But then rate cuts and QE programs drove yields down to starvation levels. So as the crisis passed investors started looking for not only higher yields but ways to diversify. And the financial industry was there to oblige by launching a host of emerging market ETFs which bundled a bunch of bonds providing some price stability but still delivered attractive yields.
Today there a number of ETF’s such as PowerShares Emerging Market Sovereign Debt (PCY) and iShares JPMorgan USD Emerging Markets Bond (EMB ) that each have over $8 billion in assets under management (AUM).
They pay dividends with a current approximate yield of 5% per year and each trade over 1 million shares a day providing good liquidity. Additionally, the shares have been on a tear, enjoying capital appreciation of some 10% thus far this year and all sit near 52-week highs.
Is it Safe?
While much of luster has left the BRICs of late they still have several positives going for them; decent, if unspectacular growth rates, increasingly diversified economies with growing middle classes and, except for a few nations which have become untouchable, peaceful and stable governments.
But most importantly their Debt levels are far lower as a ratio to GDP than any of the developed nations. For example, while household debt to GPD in the U.S., Japan and France are all above 100% it stands at just 9% in India, 22% in Brazil and 31% in Mexico. Emerging market governments have accumulated less dollar debt, built up foreign reserves and adopted flexible exchange rates to obviate mistakes during the 1980s and 1990s crises.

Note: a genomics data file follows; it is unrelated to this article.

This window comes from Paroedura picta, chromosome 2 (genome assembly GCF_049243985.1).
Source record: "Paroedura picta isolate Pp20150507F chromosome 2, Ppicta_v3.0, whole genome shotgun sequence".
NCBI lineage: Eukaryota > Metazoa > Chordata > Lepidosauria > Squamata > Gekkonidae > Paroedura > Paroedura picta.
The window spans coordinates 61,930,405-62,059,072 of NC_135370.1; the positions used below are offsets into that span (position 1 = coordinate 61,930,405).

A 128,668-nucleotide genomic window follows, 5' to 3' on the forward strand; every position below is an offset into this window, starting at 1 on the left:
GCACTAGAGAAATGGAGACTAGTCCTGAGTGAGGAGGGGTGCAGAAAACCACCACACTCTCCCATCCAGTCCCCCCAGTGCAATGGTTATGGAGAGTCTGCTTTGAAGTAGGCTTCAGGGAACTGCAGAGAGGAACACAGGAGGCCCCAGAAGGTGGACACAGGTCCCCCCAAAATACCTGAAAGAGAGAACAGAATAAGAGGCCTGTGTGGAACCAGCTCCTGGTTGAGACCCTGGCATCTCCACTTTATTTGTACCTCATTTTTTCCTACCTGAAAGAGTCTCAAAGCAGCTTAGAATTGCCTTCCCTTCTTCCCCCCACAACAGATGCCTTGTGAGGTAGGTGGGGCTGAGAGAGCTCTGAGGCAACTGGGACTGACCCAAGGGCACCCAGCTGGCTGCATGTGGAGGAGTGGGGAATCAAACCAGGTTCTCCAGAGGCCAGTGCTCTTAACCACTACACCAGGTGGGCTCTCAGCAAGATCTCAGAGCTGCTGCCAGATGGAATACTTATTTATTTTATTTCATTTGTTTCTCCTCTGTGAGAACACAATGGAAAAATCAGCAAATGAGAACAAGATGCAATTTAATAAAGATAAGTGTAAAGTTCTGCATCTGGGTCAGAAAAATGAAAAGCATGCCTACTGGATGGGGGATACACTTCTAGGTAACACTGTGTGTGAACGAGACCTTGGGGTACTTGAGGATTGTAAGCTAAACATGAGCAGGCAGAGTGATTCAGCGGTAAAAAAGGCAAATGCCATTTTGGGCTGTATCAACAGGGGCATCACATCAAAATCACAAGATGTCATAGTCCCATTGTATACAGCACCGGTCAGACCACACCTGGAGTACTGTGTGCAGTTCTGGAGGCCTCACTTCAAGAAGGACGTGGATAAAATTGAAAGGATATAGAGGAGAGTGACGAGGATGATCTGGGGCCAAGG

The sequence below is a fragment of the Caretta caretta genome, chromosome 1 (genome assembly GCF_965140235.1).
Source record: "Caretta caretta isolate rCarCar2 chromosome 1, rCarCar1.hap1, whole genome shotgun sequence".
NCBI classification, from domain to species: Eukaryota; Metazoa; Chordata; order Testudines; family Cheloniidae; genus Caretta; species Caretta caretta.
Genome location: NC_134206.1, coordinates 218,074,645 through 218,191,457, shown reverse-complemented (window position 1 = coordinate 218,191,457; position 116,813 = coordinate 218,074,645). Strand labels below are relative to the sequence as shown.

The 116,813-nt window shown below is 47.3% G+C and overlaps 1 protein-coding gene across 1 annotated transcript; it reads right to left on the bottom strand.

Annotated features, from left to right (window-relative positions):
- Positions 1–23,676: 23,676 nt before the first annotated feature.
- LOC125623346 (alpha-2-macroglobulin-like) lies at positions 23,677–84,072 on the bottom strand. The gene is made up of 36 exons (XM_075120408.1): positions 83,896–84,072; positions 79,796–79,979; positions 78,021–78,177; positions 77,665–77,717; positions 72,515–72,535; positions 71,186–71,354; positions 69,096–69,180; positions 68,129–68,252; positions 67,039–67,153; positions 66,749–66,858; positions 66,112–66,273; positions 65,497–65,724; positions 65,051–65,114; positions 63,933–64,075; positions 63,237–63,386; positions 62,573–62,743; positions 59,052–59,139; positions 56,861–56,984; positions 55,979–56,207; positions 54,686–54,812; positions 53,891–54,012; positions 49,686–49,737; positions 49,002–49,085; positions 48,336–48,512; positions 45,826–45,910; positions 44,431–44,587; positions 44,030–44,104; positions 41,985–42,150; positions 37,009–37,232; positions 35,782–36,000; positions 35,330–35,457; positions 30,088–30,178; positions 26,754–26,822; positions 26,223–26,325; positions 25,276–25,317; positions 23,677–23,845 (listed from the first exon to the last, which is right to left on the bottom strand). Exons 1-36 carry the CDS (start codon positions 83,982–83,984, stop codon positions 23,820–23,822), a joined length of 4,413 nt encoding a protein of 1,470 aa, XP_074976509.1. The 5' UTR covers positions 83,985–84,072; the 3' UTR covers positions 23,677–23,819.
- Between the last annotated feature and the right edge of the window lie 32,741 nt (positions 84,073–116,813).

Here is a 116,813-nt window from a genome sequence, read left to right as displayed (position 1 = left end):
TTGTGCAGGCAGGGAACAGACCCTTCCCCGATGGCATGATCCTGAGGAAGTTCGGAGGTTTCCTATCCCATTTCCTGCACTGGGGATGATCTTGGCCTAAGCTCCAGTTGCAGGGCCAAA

Blackrock has recently been recommending investors take the theme a step further and suggests investing in these bonds using the local currency writing in a recent report, “Developing countries such as Brazil and the original Asian Tigers all took their medicine two decades ago and now have much better balance sheets than the developed world. So while the race to debase remains in place in the developed world as Draghi, Abe and now England’s Carny crank up their printing presses emerging market currencies should show rise relative strength.”
The higher yields offered by Brazil or Turkey, while certainly due to many of the economic and potentially political challenges, are also simply a remnant of a different decade when inflation conflict ran rampant. They also note that even for portfolios that seem to diversified among various asset classes they are usually all dollar denominated.
Some ETFs that focus emerging markets bonds denominated in local currencies include Market Vectors Emerging Markets Local Currency (EMLC) and Wisdom Tree Local Debt (ELD) and iShares Emerging Market Local Currency Bond (LEMB). These funds own government issued bonds that have an investment grade rating and the yield is simply the coupon payment. They offer some 5% dividend yield and have decent
While the currency component can add to volatility it should provide a nice tailwind over the next few months as the developed nations continue to punish savers by pounding yields below the zero bound. For those looking for yield and diversification away from the dollar these funds make sense.
— Steve Smith